93KP Theatre, 93 Kelburn Parade, Wellington

03/03/2020 - 07/03/2020

NZ Fringe Festival 2020

Production Details

James Wenley is Dr Drama – he’s a theatre lecturer and has a PhD, so he should know how to make a show… right?  

Join James for his most unconventional theatre class yet as he digs into dramaturgical and societal structures whilst uncovering his own history, desires, and deepest fears. He promises to only explore subjects he is qualified to: performance, masculinity, whiteness, and himself.

Dr Drama Makes a Show makes an urgent inquiry about what means to own up to your past and present self to come to terms with your identity.

A postdramatic-metatheatrical-lecture-performance-solo about knowing the theory, but not knowing what to do with it.

Get ready for discourse.

VUW Theatre Department, 93 Kelburn Parade, Kelburn
Tuesday 03 – Saturday 07 March 2020
Price General Admission $10.00 Concession $5.00 Fringe Addict $7.00
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Lighting & Sound: Michael Goodwin

Theatre , Solo ,

1 hr

More ‘done to’ than ‘done with’ us?

Review by John Smythe 04th Mar 2020

As promised in the publicity, James Wenley (PhD)’s Dr Drama Makes a Show is a  “postdramatic-metatheatrical-lecture-performance-solo about knowing the theory, but not knowing what to do with it.” It is infused with so much meta-aware critique of its creator and his creation that writing a review may seem redundant. But here goes, anyway.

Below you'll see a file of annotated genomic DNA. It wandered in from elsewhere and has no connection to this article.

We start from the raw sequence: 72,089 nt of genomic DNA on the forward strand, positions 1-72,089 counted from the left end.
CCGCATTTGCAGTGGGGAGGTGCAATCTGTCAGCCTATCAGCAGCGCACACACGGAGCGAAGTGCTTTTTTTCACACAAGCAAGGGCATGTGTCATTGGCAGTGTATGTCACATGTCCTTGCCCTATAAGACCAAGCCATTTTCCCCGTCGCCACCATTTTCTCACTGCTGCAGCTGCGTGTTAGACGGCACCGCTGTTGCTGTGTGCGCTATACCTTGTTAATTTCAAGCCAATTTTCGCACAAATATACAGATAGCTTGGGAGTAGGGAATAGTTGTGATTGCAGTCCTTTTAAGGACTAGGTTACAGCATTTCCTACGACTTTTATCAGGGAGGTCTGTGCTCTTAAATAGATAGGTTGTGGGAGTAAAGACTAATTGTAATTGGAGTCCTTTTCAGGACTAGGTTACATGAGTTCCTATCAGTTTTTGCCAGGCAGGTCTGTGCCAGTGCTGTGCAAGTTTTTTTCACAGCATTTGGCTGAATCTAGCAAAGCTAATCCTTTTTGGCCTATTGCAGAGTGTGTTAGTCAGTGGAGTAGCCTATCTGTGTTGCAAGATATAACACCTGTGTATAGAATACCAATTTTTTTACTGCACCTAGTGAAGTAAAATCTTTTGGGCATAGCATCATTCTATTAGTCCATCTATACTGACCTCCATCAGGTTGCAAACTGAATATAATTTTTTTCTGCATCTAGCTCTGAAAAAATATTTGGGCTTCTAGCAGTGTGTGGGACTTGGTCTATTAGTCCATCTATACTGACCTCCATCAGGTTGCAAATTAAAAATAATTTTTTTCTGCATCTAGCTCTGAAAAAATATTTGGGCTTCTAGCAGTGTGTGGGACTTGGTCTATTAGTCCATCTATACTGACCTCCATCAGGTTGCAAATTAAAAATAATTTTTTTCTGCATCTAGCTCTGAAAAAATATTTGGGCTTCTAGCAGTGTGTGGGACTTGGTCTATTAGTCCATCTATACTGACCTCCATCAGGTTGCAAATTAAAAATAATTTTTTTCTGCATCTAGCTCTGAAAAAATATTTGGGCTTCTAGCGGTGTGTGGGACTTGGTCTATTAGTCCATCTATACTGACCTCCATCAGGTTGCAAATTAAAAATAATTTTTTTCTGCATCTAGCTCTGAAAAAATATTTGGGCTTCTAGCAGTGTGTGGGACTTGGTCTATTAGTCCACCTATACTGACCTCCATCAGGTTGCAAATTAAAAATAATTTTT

On arrival we are handed a page of ‘Assigned Reading’ – an extract from Jenny Lee-Morgan and Jessica Hutchings’ ‘Introduction: Kaupapa Māori in action: Education, research and practice’ in Decolonisation in Aotearoa: Education, Research and Practice (NCER Press, 2016). It’s a dense piece of academic writing but comprehensible on about the third read. And it is some sort of provocation; a way of alerting our antennae.

The charming and rather charismatic James Wenley, who engages directly with his audience throughout, asks what we have taken from the extract before declaring himself a Pākehā Man who will therefore only speak of those things on which he is expert: Performing, Masculinity, Whiteness and James Wenley – the latter being his Great Great Great Grandfather, whose splendid 19th century desk takes pride of place in the modest performance space of VUW Theatre Department’s 93 Kelburn Parade studio.

While dismissing Aristotle’s archaic notion that drama necessarily involves character and conflict within a narrative, Wenley-as-performer is inescapably present in time, place and action, and it becomes apparent that he is a constructed character in conflict with himself. If you see his 80-minute quest to find a place to stand within his chosen art form as brave, as he negotiates the ideological minefield of ‘wokeness’ and bares his soul (and most of his body) in the process, then it may well be described as a ‘Hero’s Journey’. If you buy into his guilt-trip – more self-aware than Sophocles’ King Oedipus – then you may prefer ‘Antihero’s Journey’. 

Mention of ‘no fourth wall’ is meaningless in relation to Greek Theatre, by the way, as ‘direct address’ has been the name of the game for the majority of theatre’s history, with ‘naturalism’ a mere blip on the timeline, relating to just one of the many genres in vogue at any one time.